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Dia-Tribe

Works like a charm: The story of charm bracelets

The word charm was originally used in connection with superstition and spells but has come to be associated with attraction – just as the history of charm bracelets has moved from more esoteric meaning to specific beauty.

And our collection of charm bracelets and charms allows you to tap into this history – allowing you to create genuinely individual pieces of jewellery imbued with history and meaning as well as creating desirable and charmingly attractive pieces.



History

For as long as humans have worn decorative pieces fashioned out of shell, wood, bones, clay or metal, archaeologists have found that those amulets and charms have been created to ward off bad luck, to attract good luck, or to prepare the wearer for the afterlife.

Ancient civilisations in Africa around 75,000 years ago, in Germany around 30,000 years ago and Egypt 5,000 years ago all fashioned intricately carved charms to be worn to help the wearer.

As religions became more familiar to those we recognize today, people practicing those religions adopted the wearing of talismans to identify themselves to fellow believers and those travelling great distances started to wear charms to remind them of family and loved ones back home.

In more recent times charm bracelets were involved in the Victorians’ love for remembering the recently deceased through the use of preserving hair in lockets; returning servicemen from both the World Wars bringing home trinkets from parts of the world in which they had fought; and as a fashion item for people to record events in their lives and things they were interested in.



Appeal

But the true beauty of charm bracelets is that as well as representing the whole history of wearing keepsakes, amulets and mementos, the wearer is truly able to wear their heart on their sleeve – to collect charms which they feel represent themselves. A charm bracelet provides a visual show of all the wearer’s loves, losses, whimsies and desires.

Charms can denote wealth, glamour and sophistication, or girlishness, comedy and kitsch – the choice is totally up to the wearer.

When 20th century fashion icons such as the Duchess of Windsor (who wore a Cartier bracelet of nine small crosses crafted from precious gemstone on her wedding day), Elizabeth Taylor (who collected charms from her teens through to adulthood and had a range of charm bracelets) or Coco Chanel (who wore large fob-style bracelets and popularised the style in her fashion lines) were pictured in the press or see on film wearing charm bracelets, they soon became objects of high fashion.

And at the absolute top of the chain, Faberge’s Easter egg collections have long been seen as the pinnacle of expensive charms, allowing the wearer to flaunt power and social standing while also tapping into a history of jewellery-making which combines the secular and religious.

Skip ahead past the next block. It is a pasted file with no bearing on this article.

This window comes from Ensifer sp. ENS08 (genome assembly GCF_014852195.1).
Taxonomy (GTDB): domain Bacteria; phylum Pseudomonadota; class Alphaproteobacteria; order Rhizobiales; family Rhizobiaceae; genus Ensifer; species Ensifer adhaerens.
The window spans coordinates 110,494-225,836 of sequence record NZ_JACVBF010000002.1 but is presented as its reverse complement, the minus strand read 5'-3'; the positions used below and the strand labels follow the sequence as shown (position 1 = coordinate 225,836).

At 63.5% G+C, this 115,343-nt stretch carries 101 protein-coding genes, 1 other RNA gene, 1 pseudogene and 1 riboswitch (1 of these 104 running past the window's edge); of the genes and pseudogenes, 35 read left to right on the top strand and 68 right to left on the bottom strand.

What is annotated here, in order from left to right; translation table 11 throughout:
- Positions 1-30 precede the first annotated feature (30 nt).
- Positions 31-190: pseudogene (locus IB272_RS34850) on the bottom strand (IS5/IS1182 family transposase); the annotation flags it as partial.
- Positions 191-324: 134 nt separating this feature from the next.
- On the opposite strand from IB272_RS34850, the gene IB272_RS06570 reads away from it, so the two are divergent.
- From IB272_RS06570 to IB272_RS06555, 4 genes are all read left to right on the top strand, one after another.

Charms can also be used to mark rites of passage, or simply to mark passing interests – where trinkets can be picked up on travels, or given as tokens by friends and relatives to mark birthdays or events special to both the giver and the recipient.

Their varying costs mean they are a great gift for and from teenagers right through to grandparents and are as much about fashion as they are about meaning and appeal.



Styles

We have a wide range of charms and charm bracelets to appeal to all types of collectors – whether you are starting from scratch, adding to an existing collection, or wanting create an heirloom from a charm bracelet passed down through the family.

The Evolve collection is perfectly priced and styled to create an individualised piece of jewellery that is both incredibly fashionable and intensely personal, while also reflecting a true Kiwi spirit. Each design – whether it’s a pineapple lump, a tiki design or the Netball New Zealand logo – will mean something to the wearer making it a great gift for someone heading off on their OE or joining the exodus to set up home in Australia.

Boh Runga’s charm jewellery also includes hints of kiwiana thanks to her tui, fantail, kiwi, kakapo and robin designs – but they’re also created with a real stylish edge, making them a seriously fashionable accessory.

Karen Walker’s jewellery combines the quirkiness that appeals to any charm collector with the style with which her name is synonymous. Her charms range from daisies and anchors to hearts, skulls and razor blades and make a real impact on both the wearer and the admirer.



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  • Empiretime NY on

    Great blog.
    I really appreciate your blog and watches design.
    Thanks for sharing your blog with us.


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